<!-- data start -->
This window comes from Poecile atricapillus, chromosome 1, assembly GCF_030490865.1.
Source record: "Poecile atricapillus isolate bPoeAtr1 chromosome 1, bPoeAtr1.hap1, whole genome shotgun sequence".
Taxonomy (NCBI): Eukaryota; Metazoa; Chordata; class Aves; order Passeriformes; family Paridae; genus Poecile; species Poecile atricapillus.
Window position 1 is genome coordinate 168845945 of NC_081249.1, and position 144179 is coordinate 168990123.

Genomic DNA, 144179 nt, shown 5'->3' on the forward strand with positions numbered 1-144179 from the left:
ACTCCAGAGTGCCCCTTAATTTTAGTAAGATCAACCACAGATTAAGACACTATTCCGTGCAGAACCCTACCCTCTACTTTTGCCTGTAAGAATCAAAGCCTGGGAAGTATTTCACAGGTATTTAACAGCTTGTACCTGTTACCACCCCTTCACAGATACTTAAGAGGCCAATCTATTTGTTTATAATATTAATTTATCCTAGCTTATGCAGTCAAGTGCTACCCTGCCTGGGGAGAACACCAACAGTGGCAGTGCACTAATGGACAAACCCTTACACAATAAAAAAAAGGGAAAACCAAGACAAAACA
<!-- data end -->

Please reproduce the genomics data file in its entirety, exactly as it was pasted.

This window comes from Poecile atricapillus, chromosome 1, assembly GCF_030490865.1.
Source record: "Poecile atricapillus isolate bPoeAtr1 chromosome 1, bPoeAtr1.hap1, whole genome shotgun sequence".
Taxonomy (NCBI): Eukaryota; Metazoa; Chordata; class Aves; order Passeriformes; family Paridae; genus Poecile; species Poecile atricapillus.
Window position 1 is genome coordinate 168845945 of NC_081249.1, and position 144179 is coordinate 168990123.

Genomic DNA, 144179 nt, shown 5'->3' on the forward strand with positions numbered 1-144179 from the left:
ACTCCAGAGTGCCCCTTAATTTTAGTAAGATCAACCACAGATTAAGACACTATTCCGTGCAGAACCCTACCCTCTACTTTTGCCTGTAAGAATCAAAGCCTGGGAAGTATTTCACAGGTATTTAACAGCTTGTACCTGTTACCACCCCTTCACAGATACTTAAGAGGCCAATCTATTTGTTTATAATATTAATTTATCCTAGCTTATGCAGTCAAGTGCTACCCTGCCTGGGGAGAACACCAACAGTGGCAGTGCACTAATGGACAAACCCTTACACAATAAAAAAAAGGGAAAACCAAGACAAAACA